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Nanobubbles: a new paradigm for air-seeding in xylem

H Jochen Schenk, Kathy Steppe UGent and Steven Jansen (2015) TRENDS IN PLANT SCIENCE. 20(4). p.199-205
abstract
Long-distance water transport in plants relies on a system that typically operates under negative pressure and is prone to hydraulic failure due to gas bubble formation. One primary mechanism of bubble formation takes place at nanoporous pit membranes between neighboring conduits. We argue that this process is likely to snap off nanobubbles because the local increase in liquid pressure caused by entry of air-water menisci into the complex pit membrane pores would energetically favor nanobubble formation over instant cavitation. Nanobubbles would be stabilized by surfactants and by gas supersaturation of the sap, may dissolve, fragment into smaller bubbles, or create embolisms. The hypothesis that safe and stable nanobubbles occur in plants adds a new component supporting the cohesion-tension theory.
Please use this url to cite or link to this publication:
author
organization
year
type
journalArticle (review)
publication status
published
subject
keyword
cohesion tension theory, HYDRAULIC CONDUCTIVITY RECOVERY, xylem embolisms, nanobubbles, Blake threshold, surfactants, STRETCHED LIQUID WATER, GLASS SPG MEMBRANES, PIT MEMBRANES, SURFACE-TENSION, BUBBLE COALESCENCE, EMBOLISM REPAIR, NEGATIVE-PRESSURE, ACER-SACCHARUM, POROUS-MEDIA
journal title
TRENDS IN PLANT SCIENCE
Trends Plant Sci.
volume
20
issue
4
pages
199 - 205
Web of Science type
Review
Web of Science id
000353865500003
JCR category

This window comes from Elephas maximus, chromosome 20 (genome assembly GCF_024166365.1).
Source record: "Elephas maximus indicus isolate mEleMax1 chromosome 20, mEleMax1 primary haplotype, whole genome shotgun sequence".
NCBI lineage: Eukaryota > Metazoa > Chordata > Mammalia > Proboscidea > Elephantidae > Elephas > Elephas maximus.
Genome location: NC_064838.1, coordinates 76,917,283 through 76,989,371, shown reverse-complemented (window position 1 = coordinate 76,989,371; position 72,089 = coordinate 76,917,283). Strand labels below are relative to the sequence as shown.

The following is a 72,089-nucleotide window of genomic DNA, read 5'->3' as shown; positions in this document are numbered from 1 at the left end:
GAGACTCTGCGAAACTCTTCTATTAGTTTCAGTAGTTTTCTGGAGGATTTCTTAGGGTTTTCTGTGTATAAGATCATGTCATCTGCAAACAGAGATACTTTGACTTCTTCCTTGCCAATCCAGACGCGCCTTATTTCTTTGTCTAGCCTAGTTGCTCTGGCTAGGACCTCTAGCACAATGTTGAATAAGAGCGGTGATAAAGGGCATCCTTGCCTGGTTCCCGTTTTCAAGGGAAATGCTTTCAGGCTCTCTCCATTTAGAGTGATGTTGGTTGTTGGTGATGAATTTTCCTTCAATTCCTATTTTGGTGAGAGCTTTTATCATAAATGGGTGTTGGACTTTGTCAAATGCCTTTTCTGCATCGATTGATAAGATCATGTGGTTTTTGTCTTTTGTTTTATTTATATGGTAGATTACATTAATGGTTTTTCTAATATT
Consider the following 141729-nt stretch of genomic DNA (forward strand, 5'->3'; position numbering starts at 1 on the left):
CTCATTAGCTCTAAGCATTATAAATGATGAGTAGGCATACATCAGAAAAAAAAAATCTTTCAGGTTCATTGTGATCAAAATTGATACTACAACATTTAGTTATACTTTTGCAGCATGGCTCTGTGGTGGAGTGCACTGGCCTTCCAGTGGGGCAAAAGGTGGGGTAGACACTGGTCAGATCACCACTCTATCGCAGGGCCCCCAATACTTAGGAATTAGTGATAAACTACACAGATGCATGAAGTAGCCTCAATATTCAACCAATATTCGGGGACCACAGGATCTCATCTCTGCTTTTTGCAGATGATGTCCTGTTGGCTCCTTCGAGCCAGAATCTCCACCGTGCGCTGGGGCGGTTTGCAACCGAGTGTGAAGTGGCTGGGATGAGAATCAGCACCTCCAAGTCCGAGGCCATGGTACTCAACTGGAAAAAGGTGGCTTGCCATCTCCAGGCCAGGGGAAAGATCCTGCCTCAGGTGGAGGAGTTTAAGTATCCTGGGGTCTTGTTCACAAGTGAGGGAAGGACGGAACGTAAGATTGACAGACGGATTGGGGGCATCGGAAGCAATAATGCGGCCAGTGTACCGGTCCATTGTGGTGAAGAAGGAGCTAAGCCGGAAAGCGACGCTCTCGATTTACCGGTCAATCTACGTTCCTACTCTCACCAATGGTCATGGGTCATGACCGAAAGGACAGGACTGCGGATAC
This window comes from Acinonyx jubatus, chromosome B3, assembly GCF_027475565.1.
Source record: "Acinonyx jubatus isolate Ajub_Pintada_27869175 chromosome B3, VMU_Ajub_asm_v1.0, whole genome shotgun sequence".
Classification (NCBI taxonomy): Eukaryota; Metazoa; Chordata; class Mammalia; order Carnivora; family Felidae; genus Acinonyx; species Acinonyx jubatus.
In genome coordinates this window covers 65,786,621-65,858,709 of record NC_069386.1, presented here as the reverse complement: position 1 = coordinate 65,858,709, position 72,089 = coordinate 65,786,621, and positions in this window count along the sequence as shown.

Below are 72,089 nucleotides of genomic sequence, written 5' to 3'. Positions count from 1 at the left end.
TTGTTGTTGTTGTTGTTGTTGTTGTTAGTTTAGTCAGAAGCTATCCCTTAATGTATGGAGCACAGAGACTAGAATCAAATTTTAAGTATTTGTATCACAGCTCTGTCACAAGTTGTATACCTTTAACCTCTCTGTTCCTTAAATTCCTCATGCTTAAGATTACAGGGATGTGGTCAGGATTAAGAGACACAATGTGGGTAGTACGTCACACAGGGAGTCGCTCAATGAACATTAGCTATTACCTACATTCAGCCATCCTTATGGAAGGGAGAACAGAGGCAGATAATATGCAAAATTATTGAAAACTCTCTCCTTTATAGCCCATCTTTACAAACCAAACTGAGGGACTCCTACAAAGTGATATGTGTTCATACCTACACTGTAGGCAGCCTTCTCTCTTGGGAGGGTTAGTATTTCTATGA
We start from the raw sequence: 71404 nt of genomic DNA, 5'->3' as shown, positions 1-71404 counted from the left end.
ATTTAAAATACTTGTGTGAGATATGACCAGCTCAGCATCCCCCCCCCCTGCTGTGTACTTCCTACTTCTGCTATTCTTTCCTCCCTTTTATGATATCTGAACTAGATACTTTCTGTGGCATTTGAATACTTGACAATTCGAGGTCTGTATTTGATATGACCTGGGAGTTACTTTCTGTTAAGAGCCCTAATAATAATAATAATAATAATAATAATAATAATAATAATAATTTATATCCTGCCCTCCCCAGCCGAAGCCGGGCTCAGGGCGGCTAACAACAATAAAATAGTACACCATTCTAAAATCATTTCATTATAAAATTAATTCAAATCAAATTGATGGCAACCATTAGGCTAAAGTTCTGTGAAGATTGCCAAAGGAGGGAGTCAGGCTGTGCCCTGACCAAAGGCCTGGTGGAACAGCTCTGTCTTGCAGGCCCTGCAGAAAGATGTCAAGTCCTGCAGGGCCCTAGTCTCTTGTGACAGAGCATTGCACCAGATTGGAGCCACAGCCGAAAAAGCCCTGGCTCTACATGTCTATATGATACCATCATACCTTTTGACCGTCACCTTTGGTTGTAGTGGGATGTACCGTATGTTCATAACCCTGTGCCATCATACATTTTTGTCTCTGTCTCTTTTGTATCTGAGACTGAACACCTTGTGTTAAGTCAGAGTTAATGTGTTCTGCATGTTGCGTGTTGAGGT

PLANT SCIENCES
JCR impact factor
10.899 (2015)
JCR rank
2/209 (2015)
JCR quartile
1 (2015)
ISSN
1360-1385
DOI
10.1016/j.tplants.2015.01.008
language
English
UGent publication?
yes
classification
A1
copyright statement
I have transferred the copyright for this publication to the publisher
id
6865041
handle
http://hdl.handle.net/1854/LU-6865041
date created
2015-07-06 21:50:16
date last changed
2016-12-19 15:47:04
@article{6865041,
  abstract     = {Long-distance water transport in plants relies on a system that typically operates under negative pressure and is prone to hydraulic failure due to gas bubble formation. One primary mechanism of bubble formation takes place at nanoporous pit membranes between neighboring conduits. We argue that this process is likely to snap off nanobubbles because the local increase in liquid pressure caused by entry of air-water menisci into the complex pit membrane pores would energetically favor nanobubble formation over instant cavitation. Nanobubbles would be stabilized by surfactants and by gas supersaturation of the sap, may dissolve, fragment into smaller bubbles, or create embolisms. The hypothesis that safe and stable nanobubbles occur in plants adds a new component supporting the cohesion-tension theory.},
  author       = {Schenk, H Jochen and Steppe, Kathy and Jansen, Steven},
  issn         = {1360-1385},
  journal      = {TRENDS IN PLANT SCIENCE},
  keyword      = {cohesion tension theory,HYDRAULIC CONDUCTIVITY RECOVERY,xylem embolisms,nanobubbles,Blake threshold,surfactants,STRETCHED LIQUID WATER,GLASS SPG MEMBRANES,PIT MEMBRANES,SURFACE-TENSION,BUBBLE COALESCENCE,EMBOLISM REPAIR,NEGATIVE-PRESSURE,ACER-SACCHARUM,POROUS-MEDIA},
  language     = {eng},
  number       = {4},
  pages        = {199--205},
  title        = {Nanobubbles: a new paradigm for air-seeding in xylem},
  url          = {http://dx.doi.org/10.1016/j.tplants.2015.01.008},
  volume       = {20},
  year         = {2015},
}

Chicago
Schenk, H Jochen, Kathy Steppe, and Steven Jansen. 2015. “Nanobubbles: a New Paradigm for Air-seeding in Xylem.” Trends in Plant Science 20 (4): 199–205.
APA
Schenk, H. J., Steppe, K., & Jansen, S. (2015). Nanobubbles: a new paradigm for air-seeding in xylem. TRENDS IN PLANT SCIENCE, 20(4), 199–205.
Vancouver
1.
Schenk HJ, Steppe K, Jansen S. Nanobubbles: a new paradigm for air-seeding in xylem. TRENDS IN PLANT SCIENCE. 2015;20(4):199–205.
MLA
Schenk, H Jochen, Kathy Steppe, and Steven Jansen. “Nanobubbles: a New Paradigm for Air-seeding in Xylem.” TRENDS IN PLANT SCIENCE 20.4 (2015): 199–205. Print.